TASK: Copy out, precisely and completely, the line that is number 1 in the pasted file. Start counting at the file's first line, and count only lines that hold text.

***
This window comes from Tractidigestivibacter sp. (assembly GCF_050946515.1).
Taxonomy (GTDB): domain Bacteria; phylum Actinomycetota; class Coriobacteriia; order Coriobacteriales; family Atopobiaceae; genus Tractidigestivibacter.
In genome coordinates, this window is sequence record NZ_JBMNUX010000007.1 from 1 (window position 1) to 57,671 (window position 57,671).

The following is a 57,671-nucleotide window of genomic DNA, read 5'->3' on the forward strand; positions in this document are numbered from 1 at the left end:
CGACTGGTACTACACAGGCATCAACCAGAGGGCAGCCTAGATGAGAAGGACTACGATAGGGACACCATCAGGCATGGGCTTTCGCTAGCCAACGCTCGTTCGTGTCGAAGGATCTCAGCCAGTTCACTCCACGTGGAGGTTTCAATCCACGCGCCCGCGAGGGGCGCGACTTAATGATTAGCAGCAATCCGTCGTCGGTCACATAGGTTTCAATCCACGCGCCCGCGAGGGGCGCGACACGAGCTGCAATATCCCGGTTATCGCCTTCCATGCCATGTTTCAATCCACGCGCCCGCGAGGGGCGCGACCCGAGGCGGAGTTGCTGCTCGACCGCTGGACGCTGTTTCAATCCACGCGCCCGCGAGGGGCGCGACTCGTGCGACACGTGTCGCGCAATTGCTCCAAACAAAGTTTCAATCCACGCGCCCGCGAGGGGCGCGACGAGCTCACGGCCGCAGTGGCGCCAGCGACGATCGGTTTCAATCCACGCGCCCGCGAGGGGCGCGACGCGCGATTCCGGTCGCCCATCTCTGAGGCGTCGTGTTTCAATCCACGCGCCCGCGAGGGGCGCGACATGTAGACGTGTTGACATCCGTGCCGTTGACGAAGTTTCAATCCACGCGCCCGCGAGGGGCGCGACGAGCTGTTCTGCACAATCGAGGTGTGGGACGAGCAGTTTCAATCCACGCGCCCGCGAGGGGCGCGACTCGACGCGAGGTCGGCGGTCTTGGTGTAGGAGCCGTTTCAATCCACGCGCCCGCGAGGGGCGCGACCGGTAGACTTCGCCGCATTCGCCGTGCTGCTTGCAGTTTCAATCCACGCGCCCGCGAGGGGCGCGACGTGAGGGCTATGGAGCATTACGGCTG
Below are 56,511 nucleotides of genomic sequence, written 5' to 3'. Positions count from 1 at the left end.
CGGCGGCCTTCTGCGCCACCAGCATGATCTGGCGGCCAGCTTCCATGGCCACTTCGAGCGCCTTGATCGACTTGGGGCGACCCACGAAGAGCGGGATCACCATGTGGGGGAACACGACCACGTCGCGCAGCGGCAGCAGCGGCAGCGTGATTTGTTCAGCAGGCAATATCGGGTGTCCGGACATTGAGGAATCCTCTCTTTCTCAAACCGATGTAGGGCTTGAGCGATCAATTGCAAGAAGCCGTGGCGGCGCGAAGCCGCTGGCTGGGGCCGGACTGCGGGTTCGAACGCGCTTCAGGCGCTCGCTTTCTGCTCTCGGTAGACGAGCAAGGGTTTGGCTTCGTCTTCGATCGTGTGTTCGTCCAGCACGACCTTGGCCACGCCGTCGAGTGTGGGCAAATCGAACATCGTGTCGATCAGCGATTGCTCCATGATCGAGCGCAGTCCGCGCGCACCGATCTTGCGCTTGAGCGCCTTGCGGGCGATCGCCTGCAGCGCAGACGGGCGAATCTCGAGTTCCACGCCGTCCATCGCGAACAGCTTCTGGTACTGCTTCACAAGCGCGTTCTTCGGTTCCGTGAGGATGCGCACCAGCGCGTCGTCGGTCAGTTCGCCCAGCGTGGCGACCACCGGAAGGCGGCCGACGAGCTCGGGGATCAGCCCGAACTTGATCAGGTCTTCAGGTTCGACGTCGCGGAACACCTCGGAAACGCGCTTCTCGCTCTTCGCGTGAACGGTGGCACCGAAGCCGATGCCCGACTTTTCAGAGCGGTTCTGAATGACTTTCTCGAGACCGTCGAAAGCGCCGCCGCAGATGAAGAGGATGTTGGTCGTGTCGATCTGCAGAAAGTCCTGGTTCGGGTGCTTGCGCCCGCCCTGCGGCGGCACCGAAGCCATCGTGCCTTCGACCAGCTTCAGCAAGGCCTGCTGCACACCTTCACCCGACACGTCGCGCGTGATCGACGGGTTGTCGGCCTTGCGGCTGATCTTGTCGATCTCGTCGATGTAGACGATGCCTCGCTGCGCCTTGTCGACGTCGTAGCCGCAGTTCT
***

This window comes from Tractidigestivibacter sp. (assembly GCF_050946515.1).